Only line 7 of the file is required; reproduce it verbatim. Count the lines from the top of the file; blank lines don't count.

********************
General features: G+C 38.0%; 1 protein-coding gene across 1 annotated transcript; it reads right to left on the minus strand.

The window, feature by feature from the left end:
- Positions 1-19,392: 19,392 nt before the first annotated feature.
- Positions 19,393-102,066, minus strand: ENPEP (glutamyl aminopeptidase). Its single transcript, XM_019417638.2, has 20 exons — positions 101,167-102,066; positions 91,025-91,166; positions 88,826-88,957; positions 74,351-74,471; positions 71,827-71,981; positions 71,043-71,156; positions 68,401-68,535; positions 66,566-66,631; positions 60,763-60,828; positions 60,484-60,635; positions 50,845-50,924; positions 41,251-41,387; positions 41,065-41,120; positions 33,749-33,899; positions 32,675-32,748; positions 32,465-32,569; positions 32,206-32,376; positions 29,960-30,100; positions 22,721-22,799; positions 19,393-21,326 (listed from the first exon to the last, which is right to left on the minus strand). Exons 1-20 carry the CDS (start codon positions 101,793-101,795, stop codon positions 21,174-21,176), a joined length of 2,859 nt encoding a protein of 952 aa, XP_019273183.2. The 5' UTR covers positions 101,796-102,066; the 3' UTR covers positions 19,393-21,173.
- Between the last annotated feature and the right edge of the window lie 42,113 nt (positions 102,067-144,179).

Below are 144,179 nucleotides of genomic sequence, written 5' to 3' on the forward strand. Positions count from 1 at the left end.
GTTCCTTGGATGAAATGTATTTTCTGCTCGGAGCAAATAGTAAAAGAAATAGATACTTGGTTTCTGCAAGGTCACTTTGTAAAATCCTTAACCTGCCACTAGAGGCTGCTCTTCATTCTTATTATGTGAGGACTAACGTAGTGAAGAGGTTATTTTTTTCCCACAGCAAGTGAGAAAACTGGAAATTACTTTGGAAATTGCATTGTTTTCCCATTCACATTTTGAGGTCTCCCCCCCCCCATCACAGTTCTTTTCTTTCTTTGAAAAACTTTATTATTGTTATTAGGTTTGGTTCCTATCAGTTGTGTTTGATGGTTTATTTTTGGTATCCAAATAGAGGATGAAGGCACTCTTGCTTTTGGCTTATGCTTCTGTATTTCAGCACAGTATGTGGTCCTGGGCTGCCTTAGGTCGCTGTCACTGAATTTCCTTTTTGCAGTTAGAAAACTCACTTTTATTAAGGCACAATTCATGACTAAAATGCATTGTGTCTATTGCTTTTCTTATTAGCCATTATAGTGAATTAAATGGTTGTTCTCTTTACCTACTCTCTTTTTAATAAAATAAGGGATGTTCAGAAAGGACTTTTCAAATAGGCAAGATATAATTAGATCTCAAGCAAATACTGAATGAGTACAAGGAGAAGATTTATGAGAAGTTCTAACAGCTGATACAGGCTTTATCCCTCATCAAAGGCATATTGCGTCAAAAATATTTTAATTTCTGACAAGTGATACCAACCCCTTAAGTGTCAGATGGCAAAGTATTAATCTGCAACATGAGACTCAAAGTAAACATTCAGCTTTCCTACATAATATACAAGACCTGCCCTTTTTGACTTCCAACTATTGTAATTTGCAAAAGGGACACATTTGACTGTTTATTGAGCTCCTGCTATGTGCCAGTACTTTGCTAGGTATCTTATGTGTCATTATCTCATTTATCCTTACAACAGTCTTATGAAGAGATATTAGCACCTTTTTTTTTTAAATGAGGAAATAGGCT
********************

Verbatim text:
GTTCCTTGGATGAAATGTATTTTCTGCTCGGAGCAAATAGTAAAAGAAATAGATACTTGGTTTCTGCAAGGTCACTTTGTAAAATCCTTAACCTGCCACTAGAGGCTGCTCTTCATTCTTATTATGTGAGGACTAACGTAGTGAAGAGGTTATTTTTTTCCCACAGCAAGTGAGAAAACTGGAAATTACTTTGGAAATTGCATTGTTTTCCCATTCACATTTTGAGGTCTCCCCCCCCCCATCACAGTTCTTTTCTTTCTTTGAAAAACTTTATTATTGTTATTAGGTTTGGTTCCTATCAGTTGTGTTTGATGGTTTATTTTTGGTATCCAAATAGAGGATGAAGGCACTCTTGCTTTTGGCTTATGCTTCTGTATTTCAGCACAGTATGTGGTCCTGGGCTGCCTTAGGTCGCTGTCACTGAATTTCCTTTTTGCAGTTAGAAAACTCACTTTTATTAAGGCACAATTCATGACTAAAATGCATTGTGTCTATTGCTTTTCTTATTAGCCATTATAGTGAATTAAATGGTTGTTCTCTTTACCTACTCTCTTTTTAATAAAATAAGGGATGTTCAGAAAGGACTTTTCAAATAGGCAAGATATAATTAGATCTCAAGCAAATACTGAATGAGTACAAGGAGAAGATTTATGAGAAGTTCTAACAGCTGATACAGGCTTTATCCCTCATCAAAGGCATATTGCGTCAAAAATATTTTAATTTCTGACAAGTGATACCAACCCCTTAAGTGTCAGATGGCAAAGTATTAATCTGCAACATGAGACTCAAAGTAAACATTCAGCTTTCCTACATAATATACAAGACCTGCCCTTTTTGACTTCCAACTATTGTAATTTGCAAAAGGGACACATTTGACTGTTTATTGAGCTCCTGCTATGTGCCAGTACTTTGCTAGGTATCTTATGTGTCATTATCTCATTTATCCTTACAACAGTCTTATGAAGAGATATTAGCACCTTTTTTTTTTAAATGAGGAAATAGGCT